A testosterone booster is designed for guys like this, hard gainers. It can be the secret to pushing past the barrier and activating new muscle growth.

Okay, so what do they actually do?

Some guys seem to think the only real way to raise your testosterone level is with steroids or pro-hormones.

However, the best way to boost testosterone safely is to take a combination of natural supplements.

 

This will help with :

  • Aiding Testosterone Production – This relies heavily on processes in the brain and the endocrine system. The needed components to accomplish this aren’t necessarily included in everyone’s diet.
  • Increasing Free Testosterone – About 60% of the T-Levels in a man’s body are bound to Sex Hormone Binding Globulin (SHBG). When bound, this testosterone loses it’s anabolic potency and can no longer be directly used. T-Boosters decrease the production of globulin, freeing up testosterone availability.
  • Decreasing Estrogen – In the body, an enzyme known as the aromatase is responsible for the production of estrogen, even if it means converting testosterone to produce it.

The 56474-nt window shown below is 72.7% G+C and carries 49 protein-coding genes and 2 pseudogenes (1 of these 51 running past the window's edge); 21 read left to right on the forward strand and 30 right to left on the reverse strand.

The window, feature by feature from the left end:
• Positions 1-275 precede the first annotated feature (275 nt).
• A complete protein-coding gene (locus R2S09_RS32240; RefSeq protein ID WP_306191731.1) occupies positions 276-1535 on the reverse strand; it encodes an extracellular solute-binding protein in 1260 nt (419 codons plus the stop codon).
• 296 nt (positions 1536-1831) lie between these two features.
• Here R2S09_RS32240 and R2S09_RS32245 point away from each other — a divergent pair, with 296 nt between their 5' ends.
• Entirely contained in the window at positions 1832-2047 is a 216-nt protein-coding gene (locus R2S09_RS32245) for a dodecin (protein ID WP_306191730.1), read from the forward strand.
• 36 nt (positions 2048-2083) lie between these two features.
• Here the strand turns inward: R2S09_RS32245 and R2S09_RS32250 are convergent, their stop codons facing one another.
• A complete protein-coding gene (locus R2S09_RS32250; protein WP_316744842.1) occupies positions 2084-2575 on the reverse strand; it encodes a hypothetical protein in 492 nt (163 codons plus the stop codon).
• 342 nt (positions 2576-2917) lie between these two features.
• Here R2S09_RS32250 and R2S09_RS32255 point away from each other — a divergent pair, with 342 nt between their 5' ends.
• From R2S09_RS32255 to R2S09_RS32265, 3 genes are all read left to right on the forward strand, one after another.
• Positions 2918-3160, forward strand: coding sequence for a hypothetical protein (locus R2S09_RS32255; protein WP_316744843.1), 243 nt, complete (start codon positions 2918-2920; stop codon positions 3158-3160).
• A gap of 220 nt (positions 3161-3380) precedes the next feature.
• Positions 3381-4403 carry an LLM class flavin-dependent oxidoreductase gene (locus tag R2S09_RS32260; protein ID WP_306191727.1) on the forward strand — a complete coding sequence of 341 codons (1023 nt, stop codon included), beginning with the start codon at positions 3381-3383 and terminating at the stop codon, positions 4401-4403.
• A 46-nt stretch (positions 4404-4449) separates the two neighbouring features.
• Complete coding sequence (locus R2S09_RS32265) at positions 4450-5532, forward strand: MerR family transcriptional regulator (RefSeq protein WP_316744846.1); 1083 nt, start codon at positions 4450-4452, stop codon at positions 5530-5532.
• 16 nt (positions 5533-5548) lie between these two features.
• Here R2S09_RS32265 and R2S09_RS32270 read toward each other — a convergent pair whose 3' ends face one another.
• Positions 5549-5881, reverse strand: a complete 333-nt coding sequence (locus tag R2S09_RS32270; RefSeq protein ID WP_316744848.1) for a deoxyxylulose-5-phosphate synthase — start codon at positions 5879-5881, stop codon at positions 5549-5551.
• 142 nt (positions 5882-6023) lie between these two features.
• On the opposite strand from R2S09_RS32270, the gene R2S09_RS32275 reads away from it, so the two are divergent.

This is the highest form of bullshit. Getting real for a second, testosterone boosters are not as powerful as the synthetic stuff, but that doesn’t mean they’re ineffective.

Research over the last few years has discovered a number of natural ingredients that have been clinically proven to raise and support testosterone levels. Without the dangerous side-effects of steroids or pro-hormones.

We’ve dug deep and found the most effective ingredients available right now, all with real clinical studies behind them:

daaD-Aspartic Acid

An essential amino acid to the testosterone boosting process – through a reaction with the brain, D-AA helps the body release a multitude of hormones. These include the luteinizing hormone (regulator of the testes), follicle stimulating hormones and perhaps most importantly, growth hormone – a key muscle builder.

There have also been studies that believe D-Aspartic Acid to be an effective component for removing rate-limits of testosterone synthesis1.

Oyster Extract

Potentially one of the most effective testosterone increasing ingredients out there. Oysters hold a lot of zinc, up to 10 times more than the amount you’ll find in a steak. Zinc, like D-Aspartic Acid is great for releasing those luteinizing hormones and help out with raising serum testosterone levels.